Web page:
Title

Reporting unplanned extubation

Document Type

Journal Article

Faculty

Computing, Health and Science

School

School of Nursing, Midwifery and Postgrad Medicine

RAS ID

2732

Comments

This article was originally published as: Birkett, K. M., Southerland, K. A., & Leslie, G. D. (2005). Reporting unplanned extubation. Intensive and Critical Care Nursing, 21(2), 65-75. Original article available here

Abstract

Between 1995 and 2002 seven clinical audits were undertaken in consecutive periods over twelve months to determine the frequency and risk factors associated with reported unplanned extubation (UE) within a 22-bed general and surgical Intensive Care Unit (ICU). Nursing and medical staff provided information on the patient's age, diagnosis, mental status, precipitating causes and investigations/treatment ordered. Following the first audit, modifications were made to include anonymous reporting. Additional information was also obtained on the patient's position, sedation regimen, method of endotracheal tube (ETT) placement and the use of physical restraints. A clinical indicator was established to monitor the UE incidence based as a rate of UE per 100 patients. Audit results were between 1.06% and 4.86% with an aggregate rate from 1995 to 2002 of 2.6%. This rate compares favourably with the range of 2.8–22.5% reported in the literature. Over the survey periods, 28–60% of patients were assessed as being confused or agitated, 47–67% restrained and 53–70% sedated. The UE reported rate initially increased when anonymous reporting was introduced from 1.06% to 4.86%. Unplanned extubation incidence subsequently decreased in Surgical ICU following the introduction of clinical pathways, early weaning and nurse led extubation. Monitoring UE in ICU provides important information on the quality of care. We would recommend a system of anonymous reporting to more freely reflect incidence.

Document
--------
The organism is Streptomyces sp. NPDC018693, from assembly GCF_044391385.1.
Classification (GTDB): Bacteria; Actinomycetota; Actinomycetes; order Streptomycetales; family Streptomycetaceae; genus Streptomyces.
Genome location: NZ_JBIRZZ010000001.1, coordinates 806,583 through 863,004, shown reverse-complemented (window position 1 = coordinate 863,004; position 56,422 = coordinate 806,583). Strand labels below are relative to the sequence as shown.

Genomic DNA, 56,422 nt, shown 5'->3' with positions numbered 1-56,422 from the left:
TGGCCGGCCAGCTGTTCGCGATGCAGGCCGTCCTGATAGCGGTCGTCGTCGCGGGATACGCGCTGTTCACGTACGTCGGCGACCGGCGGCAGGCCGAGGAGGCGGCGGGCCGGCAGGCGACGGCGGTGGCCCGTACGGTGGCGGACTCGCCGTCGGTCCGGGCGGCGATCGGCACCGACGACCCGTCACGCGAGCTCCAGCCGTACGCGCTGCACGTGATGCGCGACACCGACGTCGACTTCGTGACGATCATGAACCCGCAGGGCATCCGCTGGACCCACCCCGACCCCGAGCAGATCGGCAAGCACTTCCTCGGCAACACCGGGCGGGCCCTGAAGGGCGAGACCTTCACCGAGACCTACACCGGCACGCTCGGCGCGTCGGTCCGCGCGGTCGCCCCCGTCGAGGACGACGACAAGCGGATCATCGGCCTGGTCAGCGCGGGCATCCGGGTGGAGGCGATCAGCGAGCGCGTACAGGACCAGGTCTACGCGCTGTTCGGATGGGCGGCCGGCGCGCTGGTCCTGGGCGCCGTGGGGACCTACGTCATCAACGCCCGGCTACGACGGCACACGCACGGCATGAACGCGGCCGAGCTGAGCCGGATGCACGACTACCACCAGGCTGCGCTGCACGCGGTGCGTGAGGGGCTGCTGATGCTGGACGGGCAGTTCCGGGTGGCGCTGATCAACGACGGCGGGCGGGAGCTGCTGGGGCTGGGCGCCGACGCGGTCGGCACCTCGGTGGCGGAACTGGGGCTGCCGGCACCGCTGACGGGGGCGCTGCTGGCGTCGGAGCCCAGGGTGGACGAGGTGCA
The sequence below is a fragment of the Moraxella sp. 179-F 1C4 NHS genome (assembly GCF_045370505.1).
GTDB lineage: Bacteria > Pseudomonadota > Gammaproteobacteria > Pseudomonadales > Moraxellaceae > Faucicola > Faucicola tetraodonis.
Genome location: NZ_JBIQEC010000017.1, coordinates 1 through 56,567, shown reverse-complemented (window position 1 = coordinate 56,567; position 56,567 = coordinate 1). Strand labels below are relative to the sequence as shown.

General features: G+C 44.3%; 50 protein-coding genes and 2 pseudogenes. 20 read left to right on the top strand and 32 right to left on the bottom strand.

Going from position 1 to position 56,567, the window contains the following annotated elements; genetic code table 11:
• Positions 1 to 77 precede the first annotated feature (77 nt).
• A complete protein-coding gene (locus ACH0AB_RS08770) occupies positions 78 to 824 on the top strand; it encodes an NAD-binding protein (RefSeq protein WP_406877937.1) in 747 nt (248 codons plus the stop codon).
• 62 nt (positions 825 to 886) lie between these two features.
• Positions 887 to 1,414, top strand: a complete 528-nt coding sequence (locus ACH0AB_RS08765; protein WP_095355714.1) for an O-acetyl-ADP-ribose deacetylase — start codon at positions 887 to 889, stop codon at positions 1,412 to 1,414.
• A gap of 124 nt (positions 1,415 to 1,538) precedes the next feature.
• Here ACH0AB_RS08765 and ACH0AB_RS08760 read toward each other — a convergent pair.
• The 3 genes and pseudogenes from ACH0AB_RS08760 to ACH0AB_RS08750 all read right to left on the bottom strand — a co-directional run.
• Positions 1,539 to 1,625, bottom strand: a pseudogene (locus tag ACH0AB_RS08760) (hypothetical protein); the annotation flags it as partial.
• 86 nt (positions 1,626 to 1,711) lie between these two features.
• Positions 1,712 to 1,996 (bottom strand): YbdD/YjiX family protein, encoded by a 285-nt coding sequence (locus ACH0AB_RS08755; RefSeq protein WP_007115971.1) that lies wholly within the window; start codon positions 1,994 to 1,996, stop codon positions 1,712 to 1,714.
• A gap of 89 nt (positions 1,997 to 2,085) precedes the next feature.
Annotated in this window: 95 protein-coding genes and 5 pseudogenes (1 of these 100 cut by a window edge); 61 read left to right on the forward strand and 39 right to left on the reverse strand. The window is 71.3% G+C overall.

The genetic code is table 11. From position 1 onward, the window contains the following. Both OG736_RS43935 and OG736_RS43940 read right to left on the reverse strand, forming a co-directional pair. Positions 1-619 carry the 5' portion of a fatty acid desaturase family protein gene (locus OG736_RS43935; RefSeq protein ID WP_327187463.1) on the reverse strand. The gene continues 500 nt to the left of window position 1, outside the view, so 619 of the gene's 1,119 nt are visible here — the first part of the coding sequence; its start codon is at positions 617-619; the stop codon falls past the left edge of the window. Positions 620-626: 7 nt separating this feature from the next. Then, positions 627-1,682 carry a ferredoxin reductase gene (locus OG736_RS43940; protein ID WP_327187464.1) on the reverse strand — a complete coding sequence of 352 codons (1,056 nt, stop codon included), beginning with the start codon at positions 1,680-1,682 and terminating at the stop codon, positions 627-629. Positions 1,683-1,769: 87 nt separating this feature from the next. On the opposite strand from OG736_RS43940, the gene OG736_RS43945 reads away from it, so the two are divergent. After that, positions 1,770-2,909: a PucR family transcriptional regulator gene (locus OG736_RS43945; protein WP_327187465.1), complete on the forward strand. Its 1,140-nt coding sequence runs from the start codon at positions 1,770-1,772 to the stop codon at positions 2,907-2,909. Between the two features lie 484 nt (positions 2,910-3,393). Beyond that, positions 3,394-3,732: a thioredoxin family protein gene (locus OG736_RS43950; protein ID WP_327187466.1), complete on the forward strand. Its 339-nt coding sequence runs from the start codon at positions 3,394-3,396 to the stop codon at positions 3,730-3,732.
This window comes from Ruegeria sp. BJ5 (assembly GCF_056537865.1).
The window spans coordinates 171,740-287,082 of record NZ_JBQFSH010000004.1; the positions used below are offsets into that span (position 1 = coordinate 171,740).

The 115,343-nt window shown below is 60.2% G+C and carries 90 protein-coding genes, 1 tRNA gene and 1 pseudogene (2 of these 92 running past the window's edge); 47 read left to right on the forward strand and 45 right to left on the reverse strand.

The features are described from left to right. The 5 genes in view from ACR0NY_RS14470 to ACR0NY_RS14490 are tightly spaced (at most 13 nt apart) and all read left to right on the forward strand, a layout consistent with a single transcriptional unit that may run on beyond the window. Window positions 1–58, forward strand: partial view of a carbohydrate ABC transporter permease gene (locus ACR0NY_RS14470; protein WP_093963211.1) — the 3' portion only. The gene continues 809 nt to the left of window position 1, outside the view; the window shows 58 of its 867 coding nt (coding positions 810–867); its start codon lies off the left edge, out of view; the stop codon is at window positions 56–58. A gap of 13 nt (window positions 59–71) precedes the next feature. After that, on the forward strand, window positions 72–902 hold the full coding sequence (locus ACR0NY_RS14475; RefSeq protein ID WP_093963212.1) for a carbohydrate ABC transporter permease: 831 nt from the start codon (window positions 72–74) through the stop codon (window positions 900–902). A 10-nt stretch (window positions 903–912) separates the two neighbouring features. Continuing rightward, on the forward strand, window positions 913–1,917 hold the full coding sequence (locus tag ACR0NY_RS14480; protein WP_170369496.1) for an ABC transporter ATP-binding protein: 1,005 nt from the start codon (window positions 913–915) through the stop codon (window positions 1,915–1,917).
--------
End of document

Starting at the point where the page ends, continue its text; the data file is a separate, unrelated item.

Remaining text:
DOI

10.1016/j.iccn.2004.07.012

 

Link to publisher version (DOI)

10.1016/j.iccn.2004.07.012